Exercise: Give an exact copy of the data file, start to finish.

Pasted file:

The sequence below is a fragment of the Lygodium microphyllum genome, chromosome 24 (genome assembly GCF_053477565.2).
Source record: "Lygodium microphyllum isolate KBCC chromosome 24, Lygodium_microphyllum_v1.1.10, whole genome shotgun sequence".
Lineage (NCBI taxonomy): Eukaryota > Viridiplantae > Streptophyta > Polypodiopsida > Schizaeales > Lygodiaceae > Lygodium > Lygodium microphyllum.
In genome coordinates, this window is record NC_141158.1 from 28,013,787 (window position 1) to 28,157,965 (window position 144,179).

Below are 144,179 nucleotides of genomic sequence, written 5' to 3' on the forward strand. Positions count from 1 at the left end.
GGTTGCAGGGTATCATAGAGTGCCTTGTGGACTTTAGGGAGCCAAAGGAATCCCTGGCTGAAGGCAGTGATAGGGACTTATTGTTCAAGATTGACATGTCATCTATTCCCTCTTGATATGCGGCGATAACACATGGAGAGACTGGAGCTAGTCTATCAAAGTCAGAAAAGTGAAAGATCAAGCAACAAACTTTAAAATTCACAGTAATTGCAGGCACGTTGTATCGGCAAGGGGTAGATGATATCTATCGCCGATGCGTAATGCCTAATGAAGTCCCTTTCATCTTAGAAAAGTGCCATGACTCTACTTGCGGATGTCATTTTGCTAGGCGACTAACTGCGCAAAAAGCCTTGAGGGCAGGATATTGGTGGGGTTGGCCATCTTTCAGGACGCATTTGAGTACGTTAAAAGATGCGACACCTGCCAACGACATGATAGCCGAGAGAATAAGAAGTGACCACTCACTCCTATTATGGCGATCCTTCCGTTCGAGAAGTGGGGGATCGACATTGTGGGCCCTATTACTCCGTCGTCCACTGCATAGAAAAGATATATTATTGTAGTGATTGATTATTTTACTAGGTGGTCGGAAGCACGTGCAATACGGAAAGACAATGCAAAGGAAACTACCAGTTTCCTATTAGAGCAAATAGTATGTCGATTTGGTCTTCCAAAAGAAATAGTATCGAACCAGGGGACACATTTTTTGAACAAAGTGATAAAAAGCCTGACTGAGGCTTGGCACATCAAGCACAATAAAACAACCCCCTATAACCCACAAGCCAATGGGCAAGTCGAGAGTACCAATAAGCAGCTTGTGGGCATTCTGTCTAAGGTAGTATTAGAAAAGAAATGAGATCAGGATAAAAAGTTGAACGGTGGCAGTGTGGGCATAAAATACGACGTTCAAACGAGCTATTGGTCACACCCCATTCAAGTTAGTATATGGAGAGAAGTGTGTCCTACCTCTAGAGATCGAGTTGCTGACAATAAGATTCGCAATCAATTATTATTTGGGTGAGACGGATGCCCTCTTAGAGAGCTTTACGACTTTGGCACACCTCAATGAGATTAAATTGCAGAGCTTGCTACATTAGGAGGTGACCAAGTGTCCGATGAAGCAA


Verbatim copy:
The sequence below is a fragment of the Lygodium microphyllum genome, chromosome 24 (genome assembly GCF_053477565.2).
Source record: "Lygodium microphyllum isolate KBCC chromosome 24, Lygodium_microphyllum_v1.1.10, whole genome shotgun sequence".
Lineage (NCBI taxonomy): Eukaryota > Viridiplantae > Streptophyta > Polypodiopsida > Schizaeales > Lygodiaceae > Lygodium > Lygodium microphyllum.
In genome coordinates, this window is record NC_141158.1 from 28,013,787 (window position 1) to 28,157,965 (window position 144,179).

Below are 144,179 nucleotides of genomic sequence, written 5' to 3' on the forward strand. Positions count from 1 at the left end.
GGTTGCAGGGTATCATAGAGTGCCTTGTGGACTTTAGGGAGCCAAAGGAATCCCTGGCTGAAGGCAGTGATAGGGACTTATTGTTCAAGATTGACATGTCATCTATTCCCTCTTGATATGCGGCGATAACACATGGAGAGACTGGAGCTAGTCTATCAAAGTCAGAAAAGTGAAAGATCAAGCAACAAACTTTAAAATTCACAGTAATTGCAGGCACGTTGTATCGGCAAGGGGTAGATGATATCTATCGCCGATGCGTAATGCCTAATGAAGTCCCTTTCATCTTAGAAAAGTGCCATGACTCTACTTGCGGATGTCATTTTGCTAGGCGACTAACTGCGCAAAAAGCCTTGAGGGCAGGATATTGGTGGGGTTGGCCATCTTTCAGGACGCATTTGAGTACGTTAAAAGATGCGACACCTGCCAACGACATGATAGCCGAGAGAATAAGAAGTGACCACTCACTCCTATTATGGCGATCCTTCCGTTCGAGAAGTGGGGGATCGACATTGTGGGCCCTATTACTCCGTCGTCCACTGCATAGAAAAGATATATTATTGTAGTGATTGATTATTTTACTAGGTGGTCGGAAGCACGTGCAATACGGAAAGACAATGCAAAGGAAACTACCAGTTTCCTATTAGAGCAAATAGTATGTCGATTTGGTCTTCCAAAAGAAATAGTATCGAACCAGGGGACACATTTTTTGAACAAAGTGATAAAAAGCCTGACTGAGGCTTGGCACATCAAGCACAATAAAACAACCCCCTATAACCCACAAGCCAATGGGCAAGTCGAGAGTACCAATAAGCAGCTTGTGGGCATTCTGTCTAAGGTAGTATTAGAAAAGAAATGAGATCAGGATAAAAAGTTGAACGGTGGCAGTGTGGGCATAAAATACGACGTTCAAACGAGCTATTGGTCACACCCCATTCAAGTTAGTATATGGAGAGAAGTGTGTCCTACCTCTAGAGATCGAGTTGCTGACAATAAGATTCGCAATCAATTATTATTTGGGTGAGACGGATGCCCTCTTAGAGAGCTTTACGACTTTGGCACACCTCAATGAGATTAAATTGCAGAGCTTGCTACATTAGGAGGTGACCAAGTGTCCGATGAAGCAA